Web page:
Discover more from Big Talk
Insights Gained From 100 Episodes: My Top 3 Takeaways
Reflections, Insights, and Lessons from a Podcaster's Journey
1. Ask a Better Question
In the early days of my podcast, my focus was on sharing the inspiring journeys of thoughtful and determined guests who were making a real difference in their communities. Our interviews would take place in a spare room in our apartment and often last up to 3.5 hours as we delved into the guest's life story. I found it rewarding when guests would reflect on their life experiences and understanding how certain events from their childhood had shaped their decisions in life.
Nowadays, I strive to improve my craft by studying great interviewers like Sean Evans and Ariel Helwani. I have come to understand the impact that a single well-crafted question can have on a guest. This is because it can make them feel seen, valued, and understood. I remember Tim McAlpine being the first person to notice how some guests were taken aback by a question and visibly impressed by the depth of my knowledge and research. This observation made it clear to me that my value proposition was in my ability to ask thoughtful, well-developed questions that make for a more meaningful interview experience for both the guests and listeners.
2. People are Incredibly Generous with their Time
Having interviewed more than 100 guests, I am constantly amazed by how generous people are with their time. Initially, I was hesitant to invite anyone onto the podcast, feeling as though I was intruding. Thus, I began by interviewing local leaders and community-oriented guests from my region.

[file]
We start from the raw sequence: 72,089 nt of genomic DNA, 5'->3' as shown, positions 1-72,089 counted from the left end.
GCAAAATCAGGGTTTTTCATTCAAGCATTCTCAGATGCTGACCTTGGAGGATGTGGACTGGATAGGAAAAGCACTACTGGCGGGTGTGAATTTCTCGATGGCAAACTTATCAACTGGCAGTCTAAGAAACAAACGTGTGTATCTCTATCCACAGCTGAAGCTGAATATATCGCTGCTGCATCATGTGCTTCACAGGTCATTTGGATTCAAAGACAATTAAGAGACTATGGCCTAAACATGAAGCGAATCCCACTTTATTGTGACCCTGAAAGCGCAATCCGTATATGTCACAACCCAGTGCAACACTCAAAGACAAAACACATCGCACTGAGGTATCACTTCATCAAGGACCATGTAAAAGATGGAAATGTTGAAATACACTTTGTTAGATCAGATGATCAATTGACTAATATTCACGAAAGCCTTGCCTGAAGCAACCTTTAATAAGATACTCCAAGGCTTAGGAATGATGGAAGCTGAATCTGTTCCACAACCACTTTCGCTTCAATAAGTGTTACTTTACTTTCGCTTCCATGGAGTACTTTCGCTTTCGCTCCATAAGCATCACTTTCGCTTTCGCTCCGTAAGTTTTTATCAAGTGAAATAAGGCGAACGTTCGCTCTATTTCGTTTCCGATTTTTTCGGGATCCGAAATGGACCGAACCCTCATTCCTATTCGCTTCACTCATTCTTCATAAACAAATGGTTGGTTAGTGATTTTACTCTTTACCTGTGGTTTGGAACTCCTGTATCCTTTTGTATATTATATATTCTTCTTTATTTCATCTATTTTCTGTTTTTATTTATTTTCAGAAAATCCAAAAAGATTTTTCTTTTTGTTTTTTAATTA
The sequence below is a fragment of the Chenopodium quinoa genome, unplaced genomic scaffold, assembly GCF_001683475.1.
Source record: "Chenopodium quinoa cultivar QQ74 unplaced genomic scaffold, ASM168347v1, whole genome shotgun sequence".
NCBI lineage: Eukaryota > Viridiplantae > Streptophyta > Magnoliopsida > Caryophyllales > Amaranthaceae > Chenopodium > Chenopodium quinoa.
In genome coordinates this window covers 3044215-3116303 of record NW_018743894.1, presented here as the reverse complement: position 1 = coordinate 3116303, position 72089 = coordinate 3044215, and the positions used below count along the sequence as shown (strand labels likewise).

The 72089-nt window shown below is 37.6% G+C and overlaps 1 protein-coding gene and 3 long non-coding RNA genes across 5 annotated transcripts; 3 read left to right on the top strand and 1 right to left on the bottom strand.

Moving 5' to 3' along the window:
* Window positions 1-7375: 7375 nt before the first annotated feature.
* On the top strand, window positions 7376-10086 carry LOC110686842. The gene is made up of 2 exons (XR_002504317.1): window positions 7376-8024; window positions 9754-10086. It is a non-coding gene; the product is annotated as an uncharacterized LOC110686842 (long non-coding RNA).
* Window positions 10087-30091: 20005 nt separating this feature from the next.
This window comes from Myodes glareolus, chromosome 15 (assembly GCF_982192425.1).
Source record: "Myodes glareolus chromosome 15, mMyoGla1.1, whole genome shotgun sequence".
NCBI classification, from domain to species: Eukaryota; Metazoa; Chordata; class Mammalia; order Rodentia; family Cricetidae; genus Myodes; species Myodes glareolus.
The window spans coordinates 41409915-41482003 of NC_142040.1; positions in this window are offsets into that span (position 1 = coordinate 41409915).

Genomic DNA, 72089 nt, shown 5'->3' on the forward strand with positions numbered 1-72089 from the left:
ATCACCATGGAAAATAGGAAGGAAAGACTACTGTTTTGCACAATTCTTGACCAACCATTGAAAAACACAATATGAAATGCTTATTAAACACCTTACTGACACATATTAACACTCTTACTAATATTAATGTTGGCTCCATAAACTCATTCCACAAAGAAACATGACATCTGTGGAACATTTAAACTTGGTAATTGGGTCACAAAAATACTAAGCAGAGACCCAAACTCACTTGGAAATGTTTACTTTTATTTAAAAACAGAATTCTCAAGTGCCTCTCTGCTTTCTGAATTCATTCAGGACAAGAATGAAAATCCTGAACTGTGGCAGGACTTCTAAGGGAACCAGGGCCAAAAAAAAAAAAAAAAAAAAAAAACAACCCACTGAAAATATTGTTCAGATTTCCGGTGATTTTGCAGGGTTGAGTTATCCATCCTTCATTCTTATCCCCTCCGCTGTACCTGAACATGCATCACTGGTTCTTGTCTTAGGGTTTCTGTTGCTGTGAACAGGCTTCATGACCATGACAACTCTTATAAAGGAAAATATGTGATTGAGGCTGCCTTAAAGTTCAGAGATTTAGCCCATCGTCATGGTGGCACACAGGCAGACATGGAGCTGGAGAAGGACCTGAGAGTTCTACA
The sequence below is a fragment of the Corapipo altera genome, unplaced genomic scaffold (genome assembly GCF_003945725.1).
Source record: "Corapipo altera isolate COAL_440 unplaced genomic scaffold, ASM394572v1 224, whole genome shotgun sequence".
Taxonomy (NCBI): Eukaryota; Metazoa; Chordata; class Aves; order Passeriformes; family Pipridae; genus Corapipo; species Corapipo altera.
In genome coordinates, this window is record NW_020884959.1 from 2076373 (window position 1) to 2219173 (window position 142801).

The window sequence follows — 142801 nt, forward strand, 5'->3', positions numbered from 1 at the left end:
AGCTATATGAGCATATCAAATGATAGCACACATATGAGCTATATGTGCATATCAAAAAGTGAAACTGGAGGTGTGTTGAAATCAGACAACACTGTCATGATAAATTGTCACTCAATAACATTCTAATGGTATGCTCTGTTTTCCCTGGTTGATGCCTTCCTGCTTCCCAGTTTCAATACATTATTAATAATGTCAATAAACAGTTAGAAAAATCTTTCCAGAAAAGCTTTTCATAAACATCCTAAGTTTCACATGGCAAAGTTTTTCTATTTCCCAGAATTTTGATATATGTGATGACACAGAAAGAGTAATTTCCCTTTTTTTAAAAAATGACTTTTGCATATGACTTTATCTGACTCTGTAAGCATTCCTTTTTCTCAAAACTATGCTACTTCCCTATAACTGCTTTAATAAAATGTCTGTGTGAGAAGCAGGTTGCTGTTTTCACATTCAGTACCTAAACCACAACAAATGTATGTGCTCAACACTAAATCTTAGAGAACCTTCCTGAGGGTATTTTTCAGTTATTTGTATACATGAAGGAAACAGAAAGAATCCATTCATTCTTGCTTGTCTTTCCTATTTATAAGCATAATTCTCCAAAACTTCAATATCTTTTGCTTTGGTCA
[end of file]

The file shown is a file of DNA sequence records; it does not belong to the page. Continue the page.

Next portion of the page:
However, as the podcast has grown, I have had the pleasure of speaking with individuals from across North America, including those with large followings on social media. It is incredible to see how willing they are to be guests on my show. The experience of having someone you admire and look up to being so open to sharing their time is truly remarkable. Although they say never to meet your heroes, luckily I have no regrets.
Big Talk with Aaron Pete is a reader-supported publication. To receive new posts and support my work, consider becoming a free or paid subscriber.
3. You Never Know Who’s Listening
A major reason why many podcasters quit is due to the lack of immediate growth in their audience. In my case, the first episode received a lot of initial interest from friends, family, and acquaintances, creating a sense of great excitement. However, over time, this initial interest from close acquaintances waned. This can make one wonder if the content is not engaging enough, as only a few listeners remain.
It is essential to remember that the size of the audience doesn't determine the value of the podcast. Consistency and good content will take you farther than you can imagine. Whether you have 10, 100, 1000, or 100,000 listeners, you still have true supporters who are engaged and appreciate your work. Also, you never know who your listeners are. I have received feedback from book clubs discussing my episodes, met with people who call themselves avid listeners, and read touching comments from listeners about how much an episode has impacted them personally.
Therefore, the key lesson is to appreciate and be grateful for the support you receive, regardless of the size of the audience, and keep in mind that you never know who may be tuning in.